By Ray Fleming

IRAQI people go to the polls today in what is perhaps the most important election held anywhere in the Middle East for a long time. The outcome of this parliamentary election will determine whether the 2003 invasion of Iraq by the United States and Britain has had at least one positive result -- the establishment of a functioning democracy in a region where very few, if any, exist. The first parliamentary election in Iraq in 2005 was a hurried affair managed by the Americans to prove that some progress was being made. Tomorrow will show whether rigid sectarian and ethnic divisions have broken down to any extent so that a genuine national spirit can grow. The probability, however, is that voting will be strictly according to Shia, Sunni and Kurdish loyalties with Shias in an overall majority. The best hope, therefore, will be for better representation of minorities in a Shia-led government than has been seen in the past.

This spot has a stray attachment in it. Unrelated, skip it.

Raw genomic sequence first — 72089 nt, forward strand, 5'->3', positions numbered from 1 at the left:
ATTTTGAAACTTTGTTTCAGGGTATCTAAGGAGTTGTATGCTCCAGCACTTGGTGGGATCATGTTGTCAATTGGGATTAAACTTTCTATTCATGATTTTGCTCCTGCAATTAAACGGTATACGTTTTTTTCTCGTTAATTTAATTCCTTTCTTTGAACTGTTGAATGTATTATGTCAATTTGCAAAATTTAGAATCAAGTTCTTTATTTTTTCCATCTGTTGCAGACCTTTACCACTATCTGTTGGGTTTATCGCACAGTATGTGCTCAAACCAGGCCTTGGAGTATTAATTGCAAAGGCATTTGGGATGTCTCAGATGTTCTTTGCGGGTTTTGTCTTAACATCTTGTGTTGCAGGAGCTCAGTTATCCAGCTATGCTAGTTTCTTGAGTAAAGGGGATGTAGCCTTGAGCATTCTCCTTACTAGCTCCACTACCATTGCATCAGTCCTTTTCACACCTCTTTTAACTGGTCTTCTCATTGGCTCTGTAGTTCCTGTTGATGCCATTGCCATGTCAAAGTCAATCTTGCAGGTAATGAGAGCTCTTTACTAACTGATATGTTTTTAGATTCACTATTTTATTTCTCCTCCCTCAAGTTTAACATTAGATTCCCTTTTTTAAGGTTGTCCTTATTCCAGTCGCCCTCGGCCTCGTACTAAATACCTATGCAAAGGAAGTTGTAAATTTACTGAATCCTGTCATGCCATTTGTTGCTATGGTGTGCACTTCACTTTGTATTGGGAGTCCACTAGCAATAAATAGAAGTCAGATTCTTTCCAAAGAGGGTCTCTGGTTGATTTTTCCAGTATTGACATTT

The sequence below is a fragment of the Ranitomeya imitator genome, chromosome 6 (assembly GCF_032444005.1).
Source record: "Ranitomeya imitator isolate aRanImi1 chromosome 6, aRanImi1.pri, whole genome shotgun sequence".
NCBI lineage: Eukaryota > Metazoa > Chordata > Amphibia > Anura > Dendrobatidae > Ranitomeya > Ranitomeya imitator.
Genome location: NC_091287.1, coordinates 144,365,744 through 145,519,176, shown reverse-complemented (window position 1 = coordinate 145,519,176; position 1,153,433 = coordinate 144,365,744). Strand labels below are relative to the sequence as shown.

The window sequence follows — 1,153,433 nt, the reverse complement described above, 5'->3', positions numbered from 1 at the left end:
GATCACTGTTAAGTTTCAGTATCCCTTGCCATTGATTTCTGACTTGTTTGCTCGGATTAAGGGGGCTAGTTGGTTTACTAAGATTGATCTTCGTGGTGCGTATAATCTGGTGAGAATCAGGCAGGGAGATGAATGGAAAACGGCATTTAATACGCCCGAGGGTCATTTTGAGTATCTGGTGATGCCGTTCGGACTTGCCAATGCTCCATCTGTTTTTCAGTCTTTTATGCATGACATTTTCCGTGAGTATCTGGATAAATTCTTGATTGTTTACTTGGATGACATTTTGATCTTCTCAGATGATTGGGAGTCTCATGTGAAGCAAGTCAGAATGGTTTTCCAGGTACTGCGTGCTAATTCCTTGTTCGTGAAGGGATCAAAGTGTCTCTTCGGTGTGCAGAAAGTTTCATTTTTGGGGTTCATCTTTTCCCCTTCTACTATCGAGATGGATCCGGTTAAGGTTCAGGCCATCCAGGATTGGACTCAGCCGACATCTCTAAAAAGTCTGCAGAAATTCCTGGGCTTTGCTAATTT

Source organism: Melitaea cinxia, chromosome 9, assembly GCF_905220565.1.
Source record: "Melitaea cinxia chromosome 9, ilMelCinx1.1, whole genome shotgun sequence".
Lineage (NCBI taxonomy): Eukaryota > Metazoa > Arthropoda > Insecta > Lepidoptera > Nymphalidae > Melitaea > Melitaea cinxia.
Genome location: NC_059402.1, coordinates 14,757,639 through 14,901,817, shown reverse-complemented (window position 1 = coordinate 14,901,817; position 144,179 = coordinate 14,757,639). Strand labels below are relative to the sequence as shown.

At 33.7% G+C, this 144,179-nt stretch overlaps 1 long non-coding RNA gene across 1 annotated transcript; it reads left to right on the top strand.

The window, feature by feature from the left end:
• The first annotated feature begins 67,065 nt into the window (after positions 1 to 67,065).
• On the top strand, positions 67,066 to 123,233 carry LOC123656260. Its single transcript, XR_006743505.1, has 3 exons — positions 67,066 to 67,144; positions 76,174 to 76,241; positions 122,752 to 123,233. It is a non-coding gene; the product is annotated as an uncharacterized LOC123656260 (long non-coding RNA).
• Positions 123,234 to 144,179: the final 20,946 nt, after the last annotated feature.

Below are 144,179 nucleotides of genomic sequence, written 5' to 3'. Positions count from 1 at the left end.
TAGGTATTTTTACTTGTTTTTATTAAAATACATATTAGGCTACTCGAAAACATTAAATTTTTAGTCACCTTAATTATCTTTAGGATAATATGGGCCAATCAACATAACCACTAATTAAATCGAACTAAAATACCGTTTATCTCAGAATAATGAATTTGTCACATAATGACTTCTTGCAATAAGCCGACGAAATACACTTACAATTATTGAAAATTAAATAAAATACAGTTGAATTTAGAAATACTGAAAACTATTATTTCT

One of the best judges of Iraq politics I know wrote recently that although the next Iraqi government will be “as corrupt, dysfunctional and authoritarian as the present one” there is no power vacuum and therefore internal wars of any kind are unlikely. The semblance of democracy is as important for the Americans as for the Iraqis because the total withdrawal of US forces from Iraq by the end of next year depends on a reasonable and visible degree of stability in the country.